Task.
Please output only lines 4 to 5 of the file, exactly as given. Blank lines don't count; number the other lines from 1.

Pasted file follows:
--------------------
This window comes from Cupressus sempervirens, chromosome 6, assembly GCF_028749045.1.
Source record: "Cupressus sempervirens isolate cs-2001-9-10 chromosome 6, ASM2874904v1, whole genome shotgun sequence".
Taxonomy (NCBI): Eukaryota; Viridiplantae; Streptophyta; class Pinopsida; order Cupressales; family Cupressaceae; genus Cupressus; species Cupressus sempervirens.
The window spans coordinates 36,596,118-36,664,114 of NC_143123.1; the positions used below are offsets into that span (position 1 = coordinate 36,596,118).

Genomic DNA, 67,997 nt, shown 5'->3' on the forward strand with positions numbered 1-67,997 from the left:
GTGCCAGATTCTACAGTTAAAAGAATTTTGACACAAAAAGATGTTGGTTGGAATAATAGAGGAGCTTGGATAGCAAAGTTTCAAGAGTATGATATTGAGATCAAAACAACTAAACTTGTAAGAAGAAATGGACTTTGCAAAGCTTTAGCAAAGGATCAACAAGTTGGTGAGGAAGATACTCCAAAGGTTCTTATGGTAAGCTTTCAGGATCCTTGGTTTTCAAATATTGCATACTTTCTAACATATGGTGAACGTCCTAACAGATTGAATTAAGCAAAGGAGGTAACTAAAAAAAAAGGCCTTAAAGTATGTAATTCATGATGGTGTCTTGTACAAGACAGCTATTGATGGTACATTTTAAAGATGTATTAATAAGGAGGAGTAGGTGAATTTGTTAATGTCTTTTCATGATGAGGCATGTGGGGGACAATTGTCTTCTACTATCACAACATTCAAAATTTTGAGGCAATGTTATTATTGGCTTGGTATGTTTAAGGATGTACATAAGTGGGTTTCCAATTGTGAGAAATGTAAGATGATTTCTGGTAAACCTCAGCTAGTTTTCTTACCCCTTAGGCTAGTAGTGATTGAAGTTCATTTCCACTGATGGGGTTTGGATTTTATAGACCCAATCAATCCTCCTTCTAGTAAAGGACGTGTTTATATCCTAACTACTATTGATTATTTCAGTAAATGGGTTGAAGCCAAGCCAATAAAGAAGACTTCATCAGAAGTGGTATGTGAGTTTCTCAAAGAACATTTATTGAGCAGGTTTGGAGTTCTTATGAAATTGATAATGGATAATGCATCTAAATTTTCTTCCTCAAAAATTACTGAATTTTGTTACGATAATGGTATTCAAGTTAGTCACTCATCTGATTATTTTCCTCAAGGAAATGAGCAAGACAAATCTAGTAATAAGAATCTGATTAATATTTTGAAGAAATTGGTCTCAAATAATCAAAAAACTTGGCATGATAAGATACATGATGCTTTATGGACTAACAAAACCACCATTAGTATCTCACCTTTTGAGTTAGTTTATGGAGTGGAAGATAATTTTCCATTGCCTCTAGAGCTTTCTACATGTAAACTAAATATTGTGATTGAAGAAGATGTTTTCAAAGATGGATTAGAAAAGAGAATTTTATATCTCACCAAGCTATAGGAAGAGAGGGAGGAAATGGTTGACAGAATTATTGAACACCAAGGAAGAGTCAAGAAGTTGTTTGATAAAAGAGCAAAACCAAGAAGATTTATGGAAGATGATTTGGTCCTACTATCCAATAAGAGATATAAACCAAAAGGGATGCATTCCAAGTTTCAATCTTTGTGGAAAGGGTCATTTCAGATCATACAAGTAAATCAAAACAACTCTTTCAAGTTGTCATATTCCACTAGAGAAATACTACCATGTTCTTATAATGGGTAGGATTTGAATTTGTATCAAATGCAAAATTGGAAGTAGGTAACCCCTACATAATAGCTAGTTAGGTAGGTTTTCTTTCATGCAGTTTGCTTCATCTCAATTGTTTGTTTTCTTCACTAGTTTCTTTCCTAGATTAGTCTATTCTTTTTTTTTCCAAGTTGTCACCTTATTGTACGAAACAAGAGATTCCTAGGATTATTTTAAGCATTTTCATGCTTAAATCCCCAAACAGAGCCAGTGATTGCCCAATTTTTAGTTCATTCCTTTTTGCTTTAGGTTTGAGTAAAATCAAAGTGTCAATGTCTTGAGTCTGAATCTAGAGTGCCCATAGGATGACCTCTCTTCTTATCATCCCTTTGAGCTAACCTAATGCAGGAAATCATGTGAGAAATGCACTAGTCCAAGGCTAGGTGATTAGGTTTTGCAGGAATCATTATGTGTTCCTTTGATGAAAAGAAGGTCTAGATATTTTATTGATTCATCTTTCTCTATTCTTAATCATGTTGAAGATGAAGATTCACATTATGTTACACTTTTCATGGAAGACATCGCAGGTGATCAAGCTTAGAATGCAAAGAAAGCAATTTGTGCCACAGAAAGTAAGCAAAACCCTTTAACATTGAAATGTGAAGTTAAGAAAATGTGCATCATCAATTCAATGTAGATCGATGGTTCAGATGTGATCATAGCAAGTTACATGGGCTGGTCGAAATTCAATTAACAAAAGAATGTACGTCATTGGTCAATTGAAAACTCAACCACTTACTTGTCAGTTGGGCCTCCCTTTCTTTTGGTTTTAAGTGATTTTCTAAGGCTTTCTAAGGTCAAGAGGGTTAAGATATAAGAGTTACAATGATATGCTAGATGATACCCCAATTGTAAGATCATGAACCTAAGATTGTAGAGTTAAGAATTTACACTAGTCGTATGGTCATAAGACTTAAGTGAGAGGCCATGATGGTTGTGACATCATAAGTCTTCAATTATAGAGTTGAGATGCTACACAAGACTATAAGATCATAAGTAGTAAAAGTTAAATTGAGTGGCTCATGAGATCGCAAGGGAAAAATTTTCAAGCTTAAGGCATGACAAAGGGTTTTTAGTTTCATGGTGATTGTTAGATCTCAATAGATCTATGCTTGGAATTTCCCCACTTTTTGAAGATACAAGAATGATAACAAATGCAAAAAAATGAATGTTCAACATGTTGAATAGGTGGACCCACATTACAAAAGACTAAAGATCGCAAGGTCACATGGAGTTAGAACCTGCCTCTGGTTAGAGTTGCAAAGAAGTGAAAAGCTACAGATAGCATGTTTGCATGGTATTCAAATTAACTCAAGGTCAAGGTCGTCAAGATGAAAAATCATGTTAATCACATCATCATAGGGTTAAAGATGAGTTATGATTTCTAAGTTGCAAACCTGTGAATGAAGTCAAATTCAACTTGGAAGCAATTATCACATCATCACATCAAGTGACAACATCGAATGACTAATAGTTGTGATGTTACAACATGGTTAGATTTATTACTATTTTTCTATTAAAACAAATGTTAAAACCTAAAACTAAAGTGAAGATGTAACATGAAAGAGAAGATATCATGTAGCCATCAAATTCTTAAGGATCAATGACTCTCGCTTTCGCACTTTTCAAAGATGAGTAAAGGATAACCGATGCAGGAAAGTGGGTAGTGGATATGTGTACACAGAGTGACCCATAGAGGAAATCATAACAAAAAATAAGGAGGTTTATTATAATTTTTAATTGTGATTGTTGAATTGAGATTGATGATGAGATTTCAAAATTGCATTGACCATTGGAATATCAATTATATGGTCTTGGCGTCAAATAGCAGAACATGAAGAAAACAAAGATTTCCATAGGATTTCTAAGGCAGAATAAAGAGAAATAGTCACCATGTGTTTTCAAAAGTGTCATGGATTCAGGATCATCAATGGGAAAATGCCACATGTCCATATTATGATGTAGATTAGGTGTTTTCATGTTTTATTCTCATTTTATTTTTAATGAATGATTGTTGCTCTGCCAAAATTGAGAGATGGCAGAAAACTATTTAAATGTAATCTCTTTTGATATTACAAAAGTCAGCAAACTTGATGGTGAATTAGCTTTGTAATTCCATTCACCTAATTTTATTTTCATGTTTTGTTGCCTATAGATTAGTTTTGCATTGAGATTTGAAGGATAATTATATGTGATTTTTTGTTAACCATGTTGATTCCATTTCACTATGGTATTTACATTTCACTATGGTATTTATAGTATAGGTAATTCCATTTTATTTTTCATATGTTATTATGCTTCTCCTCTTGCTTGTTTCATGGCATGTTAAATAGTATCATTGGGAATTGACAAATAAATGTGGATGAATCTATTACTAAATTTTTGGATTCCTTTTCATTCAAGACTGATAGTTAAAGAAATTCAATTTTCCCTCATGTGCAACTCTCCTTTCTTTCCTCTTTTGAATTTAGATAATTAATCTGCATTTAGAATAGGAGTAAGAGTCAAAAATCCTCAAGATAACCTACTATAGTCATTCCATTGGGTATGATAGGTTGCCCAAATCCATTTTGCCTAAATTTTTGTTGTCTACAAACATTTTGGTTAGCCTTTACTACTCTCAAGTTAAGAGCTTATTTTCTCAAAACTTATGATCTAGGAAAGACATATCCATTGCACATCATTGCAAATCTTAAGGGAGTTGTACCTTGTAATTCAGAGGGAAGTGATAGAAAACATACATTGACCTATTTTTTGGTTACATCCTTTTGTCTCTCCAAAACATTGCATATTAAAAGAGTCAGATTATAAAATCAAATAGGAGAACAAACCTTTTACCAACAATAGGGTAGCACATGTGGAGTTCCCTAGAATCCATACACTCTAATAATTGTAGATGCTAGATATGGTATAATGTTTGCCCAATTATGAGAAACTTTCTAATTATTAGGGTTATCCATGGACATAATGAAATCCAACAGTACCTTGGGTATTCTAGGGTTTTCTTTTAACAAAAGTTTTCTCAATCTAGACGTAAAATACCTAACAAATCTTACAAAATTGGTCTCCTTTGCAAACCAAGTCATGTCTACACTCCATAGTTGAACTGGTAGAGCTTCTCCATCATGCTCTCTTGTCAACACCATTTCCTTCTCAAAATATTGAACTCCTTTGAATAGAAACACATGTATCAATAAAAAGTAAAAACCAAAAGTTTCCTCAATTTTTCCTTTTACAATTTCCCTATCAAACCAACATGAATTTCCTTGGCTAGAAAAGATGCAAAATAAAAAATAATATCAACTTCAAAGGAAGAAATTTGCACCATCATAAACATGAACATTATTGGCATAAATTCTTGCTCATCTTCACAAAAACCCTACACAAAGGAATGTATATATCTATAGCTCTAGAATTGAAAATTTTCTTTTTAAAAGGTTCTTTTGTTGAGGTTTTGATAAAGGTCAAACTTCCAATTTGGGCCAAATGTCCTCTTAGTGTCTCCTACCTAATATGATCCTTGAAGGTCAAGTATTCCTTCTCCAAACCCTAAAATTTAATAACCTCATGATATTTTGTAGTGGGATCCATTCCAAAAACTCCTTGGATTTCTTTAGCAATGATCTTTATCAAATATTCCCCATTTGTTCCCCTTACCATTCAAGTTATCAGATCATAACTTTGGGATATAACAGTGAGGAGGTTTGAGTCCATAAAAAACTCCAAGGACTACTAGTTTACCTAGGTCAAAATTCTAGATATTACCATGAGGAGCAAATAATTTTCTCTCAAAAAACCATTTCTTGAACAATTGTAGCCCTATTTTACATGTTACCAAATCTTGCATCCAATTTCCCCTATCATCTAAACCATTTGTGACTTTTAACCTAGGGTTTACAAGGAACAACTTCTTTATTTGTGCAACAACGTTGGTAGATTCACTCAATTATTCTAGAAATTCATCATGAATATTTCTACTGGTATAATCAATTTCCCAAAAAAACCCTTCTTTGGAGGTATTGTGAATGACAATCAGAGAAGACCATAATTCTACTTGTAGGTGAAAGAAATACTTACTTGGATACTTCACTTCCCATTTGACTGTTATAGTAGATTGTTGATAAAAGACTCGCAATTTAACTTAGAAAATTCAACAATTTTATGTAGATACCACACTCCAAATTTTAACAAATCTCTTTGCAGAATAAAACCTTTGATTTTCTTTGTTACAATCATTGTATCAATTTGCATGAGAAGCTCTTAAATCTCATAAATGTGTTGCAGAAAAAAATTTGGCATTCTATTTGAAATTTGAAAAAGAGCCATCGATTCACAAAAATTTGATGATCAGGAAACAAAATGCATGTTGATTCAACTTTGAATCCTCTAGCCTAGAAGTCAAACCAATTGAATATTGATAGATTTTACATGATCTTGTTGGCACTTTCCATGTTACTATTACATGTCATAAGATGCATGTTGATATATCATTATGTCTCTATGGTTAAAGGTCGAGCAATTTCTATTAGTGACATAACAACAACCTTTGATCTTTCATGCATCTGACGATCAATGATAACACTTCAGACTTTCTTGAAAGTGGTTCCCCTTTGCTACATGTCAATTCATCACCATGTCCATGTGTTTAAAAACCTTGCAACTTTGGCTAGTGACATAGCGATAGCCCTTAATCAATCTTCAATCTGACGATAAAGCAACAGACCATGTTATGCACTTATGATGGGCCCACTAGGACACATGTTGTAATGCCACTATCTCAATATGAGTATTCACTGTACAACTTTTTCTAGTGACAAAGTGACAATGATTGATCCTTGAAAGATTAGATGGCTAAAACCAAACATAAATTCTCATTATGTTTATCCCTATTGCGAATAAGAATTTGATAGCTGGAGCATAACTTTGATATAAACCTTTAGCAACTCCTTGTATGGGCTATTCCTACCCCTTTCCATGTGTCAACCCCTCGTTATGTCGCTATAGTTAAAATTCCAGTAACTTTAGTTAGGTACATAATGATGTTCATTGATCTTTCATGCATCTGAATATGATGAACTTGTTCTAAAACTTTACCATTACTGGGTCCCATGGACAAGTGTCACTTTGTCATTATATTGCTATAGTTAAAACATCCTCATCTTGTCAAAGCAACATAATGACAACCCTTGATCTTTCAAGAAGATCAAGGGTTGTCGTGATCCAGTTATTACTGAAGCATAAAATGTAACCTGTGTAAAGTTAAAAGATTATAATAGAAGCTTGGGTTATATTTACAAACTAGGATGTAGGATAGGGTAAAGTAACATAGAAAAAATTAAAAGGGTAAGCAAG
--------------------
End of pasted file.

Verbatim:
The window spans coordinates 36,596,118-36,664,114 of NC_143123.1; the positions used below are offsets into that span (position 1 = coordinate 36,596,118).

Genomic DNA, 67,997 nt, shown 5'->3' on the forward strand with positions numbered 1-67,997 from the left: